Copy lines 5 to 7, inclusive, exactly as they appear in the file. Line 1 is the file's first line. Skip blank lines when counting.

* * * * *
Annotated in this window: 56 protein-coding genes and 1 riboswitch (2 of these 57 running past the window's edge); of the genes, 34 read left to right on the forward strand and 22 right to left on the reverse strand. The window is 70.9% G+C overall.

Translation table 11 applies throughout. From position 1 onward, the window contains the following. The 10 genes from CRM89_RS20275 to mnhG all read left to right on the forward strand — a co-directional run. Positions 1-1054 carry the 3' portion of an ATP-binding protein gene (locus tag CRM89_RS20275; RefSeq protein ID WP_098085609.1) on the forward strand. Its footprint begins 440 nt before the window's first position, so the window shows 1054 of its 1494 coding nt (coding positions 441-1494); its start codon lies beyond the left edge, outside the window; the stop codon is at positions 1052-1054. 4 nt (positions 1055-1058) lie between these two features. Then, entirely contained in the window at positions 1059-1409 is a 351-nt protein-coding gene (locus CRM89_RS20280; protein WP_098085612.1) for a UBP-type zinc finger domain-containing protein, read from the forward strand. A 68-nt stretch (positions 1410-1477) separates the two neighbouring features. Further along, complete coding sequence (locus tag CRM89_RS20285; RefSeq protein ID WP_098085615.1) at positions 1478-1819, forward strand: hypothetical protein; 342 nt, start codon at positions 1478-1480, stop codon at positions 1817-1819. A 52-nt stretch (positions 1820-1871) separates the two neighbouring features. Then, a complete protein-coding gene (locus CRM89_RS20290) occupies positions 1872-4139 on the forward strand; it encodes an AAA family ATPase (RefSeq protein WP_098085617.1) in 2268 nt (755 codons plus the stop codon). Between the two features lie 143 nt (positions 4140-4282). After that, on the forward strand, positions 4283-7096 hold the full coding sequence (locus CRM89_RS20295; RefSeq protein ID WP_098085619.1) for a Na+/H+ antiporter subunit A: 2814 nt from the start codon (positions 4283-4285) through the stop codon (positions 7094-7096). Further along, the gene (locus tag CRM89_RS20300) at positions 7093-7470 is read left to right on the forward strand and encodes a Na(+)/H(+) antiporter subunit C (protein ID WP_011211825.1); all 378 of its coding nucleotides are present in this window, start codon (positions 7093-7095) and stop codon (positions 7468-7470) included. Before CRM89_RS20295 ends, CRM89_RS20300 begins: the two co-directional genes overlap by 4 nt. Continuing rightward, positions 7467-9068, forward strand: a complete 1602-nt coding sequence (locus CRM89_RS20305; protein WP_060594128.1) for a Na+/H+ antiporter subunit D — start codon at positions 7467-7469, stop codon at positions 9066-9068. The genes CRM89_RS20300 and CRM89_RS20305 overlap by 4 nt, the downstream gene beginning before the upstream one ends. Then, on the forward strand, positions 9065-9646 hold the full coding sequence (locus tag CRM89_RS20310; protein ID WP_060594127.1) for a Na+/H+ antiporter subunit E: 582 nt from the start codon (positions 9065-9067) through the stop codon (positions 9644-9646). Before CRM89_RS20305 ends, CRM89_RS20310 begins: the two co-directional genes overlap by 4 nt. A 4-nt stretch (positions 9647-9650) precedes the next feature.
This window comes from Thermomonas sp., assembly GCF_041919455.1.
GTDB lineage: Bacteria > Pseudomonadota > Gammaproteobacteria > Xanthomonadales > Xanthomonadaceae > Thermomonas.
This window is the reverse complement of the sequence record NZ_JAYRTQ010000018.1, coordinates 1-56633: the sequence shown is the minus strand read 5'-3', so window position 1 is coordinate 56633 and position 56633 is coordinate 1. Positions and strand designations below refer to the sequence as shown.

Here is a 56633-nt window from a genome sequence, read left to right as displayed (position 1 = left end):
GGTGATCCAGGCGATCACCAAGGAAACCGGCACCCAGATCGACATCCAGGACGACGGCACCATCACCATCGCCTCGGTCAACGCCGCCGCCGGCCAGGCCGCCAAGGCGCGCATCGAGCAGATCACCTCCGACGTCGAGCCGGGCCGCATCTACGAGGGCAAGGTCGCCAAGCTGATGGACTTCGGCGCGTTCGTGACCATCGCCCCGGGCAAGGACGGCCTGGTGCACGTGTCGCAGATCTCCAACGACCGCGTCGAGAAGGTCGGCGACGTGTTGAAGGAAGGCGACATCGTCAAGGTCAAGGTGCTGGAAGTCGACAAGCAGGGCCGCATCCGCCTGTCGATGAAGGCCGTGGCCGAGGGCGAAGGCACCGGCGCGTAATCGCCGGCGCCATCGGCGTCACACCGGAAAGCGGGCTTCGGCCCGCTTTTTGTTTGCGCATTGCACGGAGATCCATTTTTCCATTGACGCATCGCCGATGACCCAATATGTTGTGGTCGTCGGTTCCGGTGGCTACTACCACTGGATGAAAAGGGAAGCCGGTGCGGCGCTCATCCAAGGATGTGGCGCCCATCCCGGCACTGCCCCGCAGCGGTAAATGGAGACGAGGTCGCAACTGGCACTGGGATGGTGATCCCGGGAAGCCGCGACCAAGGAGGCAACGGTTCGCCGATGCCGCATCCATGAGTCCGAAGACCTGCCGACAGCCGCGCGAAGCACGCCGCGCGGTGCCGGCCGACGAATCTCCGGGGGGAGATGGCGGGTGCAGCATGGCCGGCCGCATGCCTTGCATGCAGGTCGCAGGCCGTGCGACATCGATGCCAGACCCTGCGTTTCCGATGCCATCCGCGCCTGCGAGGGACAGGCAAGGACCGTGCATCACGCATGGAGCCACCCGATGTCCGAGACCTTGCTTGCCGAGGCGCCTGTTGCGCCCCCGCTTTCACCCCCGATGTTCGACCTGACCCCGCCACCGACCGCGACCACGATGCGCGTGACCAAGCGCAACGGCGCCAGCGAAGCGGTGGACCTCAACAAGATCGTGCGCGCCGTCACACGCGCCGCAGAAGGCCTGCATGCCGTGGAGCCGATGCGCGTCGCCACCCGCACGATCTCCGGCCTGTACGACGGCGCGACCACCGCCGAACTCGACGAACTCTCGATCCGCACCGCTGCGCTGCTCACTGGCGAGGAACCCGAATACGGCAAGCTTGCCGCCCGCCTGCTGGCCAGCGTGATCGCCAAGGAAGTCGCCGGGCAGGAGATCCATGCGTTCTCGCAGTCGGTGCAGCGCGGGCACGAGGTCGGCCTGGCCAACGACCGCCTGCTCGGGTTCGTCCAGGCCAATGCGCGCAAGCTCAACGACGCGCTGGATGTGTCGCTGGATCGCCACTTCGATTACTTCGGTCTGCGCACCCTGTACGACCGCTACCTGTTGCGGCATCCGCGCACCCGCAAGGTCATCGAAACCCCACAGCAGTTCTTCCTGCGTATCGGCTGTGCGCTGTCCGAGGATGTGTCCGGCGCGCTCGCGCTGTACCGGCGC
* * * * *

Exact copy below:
This window is the reverse complement of the sequence record NZ_JAYRTQ010000018.1, coordinates 1-56633: the sequence shown is the minus strand read 5'-3', so window position 1 is coordinate 56633 and position 56633 is coordinate 1. Positions and strand designations below refer to the sequence as shown.

Here is a 56633-nt window from a genome sequence, read left to right as displayed (position 1 = left end):
GGTGATCCAGGCGATCACCAAGGAAACCGGCACCCAGATCGACATCCAGGACGACGGCACCATCACCATCGCCTCGGTCAACGCCGCCGCCGGCCAGGCCGCCAAGGCGCGCATCGAGCAGATCACCTCCGACGTCGAGCCGGGCCGCATCTACGAGGGCAAGGTCGCCAAGCTGATGGACTTCGGCGCGTTCGTGACCATCGCCCCGGGCAAGGACGGCCTGGTGCACGTGTCGCAGATCTCCAACGACCGCGTCGAGAAGGTCGGCGACGTGTTGAAGGAAGGCGACATCGTCAAGGTCAAGGTGCTGGAAGTCGACAAGCAGGGCCGCATCCGCCTGTCGATGAAGGCCGTGGCCGAGGGCGAAGGCACCGGCGCGTAATCGCCGGCGCCATCGGCGTCACACCGGAAAGCGGGCTTCGGCCCGCTTTTTGTTTGCGCATTGCACGGAGATCCATTTTTCCATTGACGCATCGCCGATGACCCAATATGTTGTGGTCGTCGGTTCCGGTGGCTACTACCACTGGATGAAAAGGGAAGCCGGTGCGGCGCTCATCCAAGGATGTGGCGCCCATCCCGGCACTGCCCCGCAGCGGTAAATGGAGACGAGGTCGCAACTGGCACTGGGATGGTGATCCCGGGAAGCCGCGACCAAGGAGGCAACGGTTCGCCGATGCCGCATCCATGAGTCCGAAGACCTGCCGACAGCCGCGCGAAGCACGCCGCGCGGTGCCGGCCGACGAATCTCCGGGGGGAGATGGCGGGTGCAGCATGGCCGGCCGCATGCCTTGCATGCAGGTCGCAGGCCGTGCGACATCGATGCCAGACCCTGCGTTTCCGATGCCATCCGCGCCTGCGAGGGACAGGCAAGGACCGTGCATCACGCATGGAGCCACCCGATGTCCGAGACCTTGCTTGCCGAGGCGCCTGTTGCGCCCCCGCTTTCACCCCCGATGTTCGACCTGACCCCGCCACCGACCGCGACCACGATGCGCGTGACCAAGCGCAACGGCGCCAGCGAAGCGGTGGACCTCAACAAGATCGTGCGCGCCGTCACACGCGCCGCAGAAGGCCTGCATGCCGTGGAGCCGATGCGCGTCGCCACCCGCACGATCTCCGGCCTGTACGACGGCGCGACCACCGCCGAACTCGACGAACTCTCGATCCGCACCGCTGCGCTGCTCACTGGCGAGGAACCCGAATACGGCAAGCTTGCCGCCCGCCTGCTGGCCAGCGTGATCGCCAAGGAAGTCGCCGGGCAGGAGATCCATGCGTTCTCGCAGTCGGTGCAGCGCGGGCACGAGGTCGGCCTGGCCAACGACCGCCTGCTCGGGTTCGTCCAGGCCAATGCGCGCAAGCTCAACGACGCGCTGGATGTGTCGCTGGATCGCCACTTCGATTACTTCGGTCTGCGCACCCTGTACGACCGCTACCTGTTGCGGCATCCGCGCACCCGCAAGGTCATCGAAACCCCACAGCAGTTCTTCCTGCGTATCGGCTGTGCGCTGTCCGAGGATGTGTCCGGCGCGCTCGCGCTGTACCGGCGC